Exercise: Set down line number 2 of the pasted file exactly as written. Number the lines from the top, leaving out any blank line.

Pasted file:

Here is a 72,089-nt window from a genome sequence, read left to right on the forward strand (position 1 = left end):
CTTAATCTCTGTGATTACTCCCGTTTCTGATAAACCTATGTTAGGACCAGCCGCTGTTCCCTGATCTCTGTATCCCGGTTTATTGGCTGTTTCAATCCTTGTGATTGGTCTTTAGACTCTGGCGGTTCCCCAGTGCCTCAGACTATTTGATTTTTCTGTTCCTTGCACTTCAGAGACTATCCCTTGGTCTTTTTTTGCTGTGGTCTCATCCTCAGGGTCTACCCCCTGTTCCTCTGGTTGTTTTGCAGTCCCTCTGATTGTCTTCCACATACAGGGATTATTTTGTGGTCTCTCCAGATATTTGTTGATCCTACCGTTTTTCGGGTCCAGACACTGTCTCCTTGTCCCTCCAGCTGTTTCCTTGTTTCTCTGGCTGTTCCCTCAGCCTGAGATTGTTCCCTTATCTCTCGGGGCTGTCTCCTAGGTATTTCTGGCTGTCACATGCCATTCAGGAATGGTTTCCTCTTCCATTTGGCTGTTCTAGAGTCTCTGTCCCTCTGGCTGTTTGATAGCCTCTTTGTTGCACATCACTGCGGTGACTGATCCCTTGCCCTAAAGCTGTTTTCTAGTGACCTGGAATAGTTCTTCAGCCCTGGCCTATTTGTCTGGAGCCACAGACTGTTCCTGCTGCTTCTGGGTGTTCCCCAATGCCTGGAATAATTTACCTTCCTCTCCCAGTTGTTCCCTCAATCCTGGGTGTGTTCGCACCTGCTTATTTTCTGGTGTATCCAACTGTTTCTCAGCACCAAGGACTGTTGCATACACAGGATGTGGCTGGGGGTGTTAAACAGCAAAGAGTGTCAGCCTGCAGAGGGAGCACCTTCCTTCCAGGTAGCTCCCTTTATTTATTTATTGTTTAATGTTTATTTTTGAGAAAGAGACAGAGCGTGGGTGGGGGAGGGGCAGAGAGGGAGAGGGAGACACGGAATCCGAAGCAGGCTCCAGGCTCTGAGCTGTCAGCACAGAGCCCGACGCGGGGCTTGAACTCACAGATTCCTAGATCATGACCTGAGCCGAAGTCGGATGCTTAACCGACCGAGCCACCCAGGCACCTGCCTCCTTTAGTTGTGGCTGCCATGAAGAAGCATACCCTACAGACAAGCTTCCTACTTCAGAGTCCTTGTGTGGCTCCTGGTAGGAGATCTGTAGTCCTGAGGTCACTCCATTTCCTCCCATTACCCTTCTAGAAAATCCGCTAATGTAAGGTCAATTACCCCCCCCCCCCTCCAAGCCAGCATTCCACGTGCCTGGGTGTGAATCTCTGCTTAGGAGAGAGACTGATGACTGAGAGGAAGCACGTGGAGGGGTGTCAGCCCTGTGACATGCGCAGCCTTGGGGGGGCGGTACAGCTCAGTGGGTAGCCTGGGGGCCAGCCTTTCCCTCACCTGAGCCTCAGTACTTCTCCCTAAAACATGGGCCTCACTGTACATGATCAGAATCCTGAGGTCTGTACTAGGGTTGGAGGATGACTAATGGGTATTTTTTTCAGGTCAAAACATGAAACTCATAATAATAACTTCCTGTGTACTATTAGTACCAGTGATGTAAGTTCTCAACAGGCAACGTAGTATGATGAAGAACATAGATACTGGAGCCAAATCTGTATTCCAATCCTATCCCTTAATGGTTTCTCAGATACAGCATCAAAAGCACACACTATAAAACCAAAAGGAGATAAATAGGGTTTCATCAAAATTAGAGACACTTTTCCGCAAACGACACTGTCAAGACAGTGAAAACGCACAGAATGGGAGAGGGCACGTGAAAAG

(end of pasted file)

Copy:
CTTAATCTCTGTGATTACTCCCGTTTCTGATAAACCTATGTTAGGACCAGCCGCTGTTCCCTGATCTCTGTATCCCGGTTTATTGGCTGTTTCAATCCTTGTGATTGGTCTTTAGACTCTGGCGGTTCCCCAGTGCCTCAGACTATTTGATTTTTCTGTTCCTTGCACTTCAGAGACTATCCCTTGGTCTTTTTTTGCTGTGGTCTCATCCTCAGGGTCTACCCCCTGTTCCTCTGGTTGTTTTGCAGTCCCTCTGATTGTCTTCCACATACAGGGATTATTTTGTGGTCTCTCCAGATATTTGTTGATCCTACCGTTTTTCGGGTCCAGACACTGTCTCCTTGTCCCTCCAGCTGTTTCCTTGTTTCTCTGGCTGTTCCCTCAGCCTGAGATTGTTCCCTTATCTCTCGGGGCTGTCTCCTAGGTATTTCTGGCTGTCACATGCCATTCAGGAATGGTTTCCTCTTCCATTTGGCTGTTCTAGAGTCTCTGTCCCTCTGGCTGTTTGATAGCCTCTTTGTTGCACATCACTGCGGTGACTGATCCCTTGCCCTAAAGCTGTTTTCTAGTGACCTGGAATAGTTCTTCAGCCCTGGCCTATTTGTCTGGAGCCACAGACTGTTCCTGCTGCTTCTGGGTGTTCCCCAATGCCTGGAATAATTTACCTTCCTCTCCCAGTTGTTCCCTCAATCCTGGGTGTGTTCGCACCTGCTTATTTTCTGGTGTATCCAACTGTTTCTCAGCACCAAGGACTGTTGCATACACAGGATGTGGCTGGGGGTGTTAAACAGCAAAGAGTGTCAGCCTGCAGAGGGAGCACCTTCCTTCCAGGTAGCTCCCTTTATTTATTTATTGTTTAATGTTTATTTTTGAGAAAGAGACAGAGCGTGGGTGGGGGAGGGGCAGAGAGGGAGAGGGAGACACGGAATCCGAAGCAGGCTCCAGGCTCTGAGCTGTCAGCACAGAGCCCGACGCGGGGCTTGAACTCACAGATTCCTAGATCATGACCTGAGCCGAAGTCGGATGCTTAACCGACCGAGCCACCCAGGCACCTGCCTCCTTTAGTTGTGGCTGCCATGAAGAAGCATACCCTACAGACAAGCTTCCTACTTCAGAGTCCTTGTGTGGCTCCTGGTAGGAGATCTGTAGTCCTGAGGTCACTCCATTTCCTCCCATTACCCTTCTAGAAAATCCGCTAATGTAAGGTCAATTACCCCCCCCCCCCTCCAAGCCAGCATTCCACGTGCCTGGGTGTGAATCTCTGCTTAGGAGAGAGACTGATGACTGAGAGGAAGCACGTGGAGGGGTGTCAGCCCTGTGACATGCGCAGCCTTGGGGGGGCGGTACAGCTCAGTGGGTAGCCTGGGGGCCAGCCTTTCCCTCACCTGAGCCTCAGTACTTCTCCCTAAAACATGGGCCTCACTGTACATGATCAGAATCCTGAGGTCTGTACTAGGGTTGGAGGATGACTAATGGGTATTTTTTTCAGGTCAAAACATGAAACTCATAATAATAACTTCCTGTGTACTATTAGTACCAGTGATGTAAGTTCTCAACAGGCAACGTAGTATGATGAAGAACATAGATACTGGAGCCAAATCTGTATTCCAATCCTATCCCTTAATGGTTTCTCAGATACAGCATCAAAAGCACACACTATAAAACCAAAAGGAGATAAATAGGGTTTCATCAAAATTAGAGACACTTTTCCGCAAACGACACTGTCAAGACAGTGAAAACGCACAGAATGGGAGAGGGCACGTGAAAAG